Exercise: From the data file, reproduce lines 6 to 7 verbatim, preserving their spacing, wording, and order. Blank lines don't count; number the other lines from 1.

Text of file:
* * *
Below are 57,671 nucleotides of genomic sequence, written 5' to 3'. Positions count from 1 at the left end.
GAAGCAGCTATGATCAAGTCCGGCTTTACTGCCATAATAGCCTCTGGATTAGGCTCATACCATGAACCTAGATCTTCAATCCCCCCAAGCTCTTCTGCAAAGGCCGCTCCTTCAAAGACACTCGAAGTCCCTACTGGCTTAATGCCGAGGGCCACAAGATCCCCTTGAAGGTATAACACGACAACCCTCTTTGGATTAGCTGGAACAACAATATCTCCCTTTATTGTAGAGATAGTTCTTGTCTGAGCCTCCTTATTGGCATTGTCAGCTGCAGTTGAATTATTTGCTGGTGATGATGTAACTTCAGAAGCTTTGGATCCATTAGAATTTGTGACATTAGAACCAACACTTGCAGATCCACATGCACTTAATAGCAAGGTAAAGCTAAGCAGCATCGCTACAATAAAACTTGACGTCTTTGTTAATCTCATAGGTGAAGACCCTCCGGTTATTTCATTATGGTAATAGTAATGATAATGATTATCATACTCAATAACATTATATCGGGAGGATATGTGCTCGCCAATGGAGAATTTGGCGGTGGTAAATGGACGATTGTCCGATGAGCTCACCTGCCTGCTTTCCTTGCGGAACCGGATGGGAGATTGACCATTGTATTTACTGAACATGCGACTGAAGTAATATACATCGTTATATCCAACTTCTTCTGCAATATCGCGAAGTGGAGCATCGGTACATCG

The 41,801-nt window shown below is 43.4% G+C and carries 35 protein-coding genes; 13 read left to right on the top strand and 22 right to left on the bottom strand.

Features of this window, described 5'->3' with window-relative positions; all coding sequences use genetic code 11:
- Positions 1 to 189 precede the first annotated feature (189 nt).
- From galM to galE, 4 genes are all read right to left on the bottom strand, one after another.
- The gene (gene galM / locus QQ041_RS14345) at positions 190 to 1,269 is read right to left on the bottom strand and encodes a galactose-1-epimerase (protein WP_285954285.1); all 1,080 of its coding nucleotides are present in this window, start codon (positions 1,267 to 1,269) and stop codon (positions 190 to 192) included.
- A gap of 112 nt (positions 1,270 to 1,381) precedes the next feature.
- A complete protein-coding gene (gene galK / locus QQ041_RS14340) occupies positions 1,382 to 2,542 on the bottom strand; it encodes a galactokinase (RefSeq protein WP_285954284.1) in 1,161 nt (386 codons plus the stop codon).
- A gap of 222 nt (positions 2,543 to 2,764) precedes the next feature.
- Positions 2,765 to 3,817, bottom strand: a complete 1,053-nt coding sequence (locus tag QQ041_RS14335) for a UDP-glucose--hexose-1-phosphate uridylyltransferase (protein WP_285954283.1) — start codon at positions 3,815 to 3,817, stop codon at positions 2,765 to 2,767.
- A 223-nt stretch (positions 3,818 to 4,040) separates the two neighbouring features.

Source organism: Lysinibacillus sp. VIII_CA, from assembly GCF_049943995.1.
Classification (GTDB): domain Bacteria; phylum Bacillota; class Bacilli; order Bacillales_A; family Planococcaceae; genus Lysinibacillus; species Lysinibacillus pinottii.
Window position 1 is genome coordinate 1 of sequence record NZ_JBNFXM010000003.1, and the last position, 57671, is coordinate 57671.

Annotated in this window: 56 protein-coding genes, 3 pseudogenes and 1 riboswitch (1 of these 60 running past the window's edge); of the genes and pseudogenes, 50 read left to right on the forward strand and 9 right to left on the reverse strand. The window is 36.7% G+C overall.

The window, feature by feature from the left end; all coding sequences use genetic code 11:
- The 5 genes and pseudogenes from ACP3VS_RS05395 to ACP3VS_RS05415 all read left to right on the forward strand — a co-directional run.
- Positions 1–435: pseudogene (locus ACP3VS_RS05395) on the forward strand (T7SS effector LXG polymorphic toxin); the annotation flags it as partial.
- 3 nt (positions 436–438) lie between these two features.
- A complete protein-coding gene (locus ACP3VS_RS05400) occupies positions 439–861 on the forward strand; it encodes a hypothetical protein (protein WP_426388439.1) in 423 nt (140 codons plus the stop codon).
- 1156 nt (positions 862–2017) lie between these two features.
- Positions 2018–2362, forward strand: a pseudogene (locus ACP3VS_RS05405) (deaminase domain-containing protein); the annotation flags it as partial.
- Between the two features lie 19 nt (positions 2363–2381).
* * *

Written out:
- From galM to galE, 4 genes are all read right to left on the bottom strand, one after another.
- The gene (gene galM / locus QQ041_RS14345) at positions 190 to 1,269 is read right to left on the bottom strand and encodes a galactose-1-epimerase (protein WP_285954285.1); all 1,080 of its coding nucleotides are present in this window, start codon (positions 1,267 to 1,269) and stop codon (positions 190 to 192) included.